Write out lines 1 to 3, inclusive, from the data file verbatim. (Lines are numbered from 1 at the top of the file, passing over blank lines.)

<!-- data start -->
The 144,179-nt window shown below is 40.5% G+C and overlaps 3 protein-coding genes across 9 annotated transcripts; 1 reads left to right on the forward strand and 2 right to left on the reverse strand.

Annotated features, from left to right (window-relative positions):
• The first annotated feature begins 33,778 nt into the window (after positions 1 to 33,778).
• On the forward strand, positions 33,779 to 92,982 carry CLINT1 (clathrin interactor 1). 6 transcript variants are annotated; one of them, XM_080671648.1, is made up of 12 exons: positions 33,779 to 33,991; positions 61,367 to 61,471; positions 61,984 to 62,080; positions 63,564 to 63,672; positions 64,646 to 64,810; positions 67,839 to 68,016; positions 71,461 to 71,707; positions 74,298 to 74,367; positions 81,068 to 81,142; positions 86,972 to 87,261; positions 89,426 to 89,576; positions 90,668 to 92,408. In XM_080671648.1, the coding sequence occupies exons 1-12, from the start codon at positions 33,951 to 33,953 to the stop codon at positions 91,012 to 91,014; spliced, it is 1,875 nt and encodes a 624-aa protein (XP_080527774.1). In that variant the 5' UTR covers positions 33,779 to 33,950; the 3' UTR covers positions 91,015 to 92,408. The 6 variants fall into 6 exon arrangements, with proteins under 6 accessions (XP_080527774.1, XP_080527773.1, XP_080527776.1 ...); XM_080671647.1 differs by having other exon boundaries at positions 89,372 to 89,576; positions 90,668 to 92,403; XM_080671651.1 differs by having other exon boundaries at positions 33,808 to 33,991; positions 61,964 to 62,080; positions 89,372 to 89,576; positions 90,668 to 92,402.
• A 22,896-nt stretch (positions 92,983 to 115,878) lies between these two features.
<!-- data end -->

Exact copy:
The 144,179-nt window shown below is 40.5% G+C and overlaps 3 protein-coding genes across 9 annotated transcripts; 1 reads left to right on the forward strand and 2 right to left on the reverse strand.

Annotated features, from left to right (window-relative positions):
• The first annotated feature begins 33,778 nt into the window (after positions 1 to 33,778).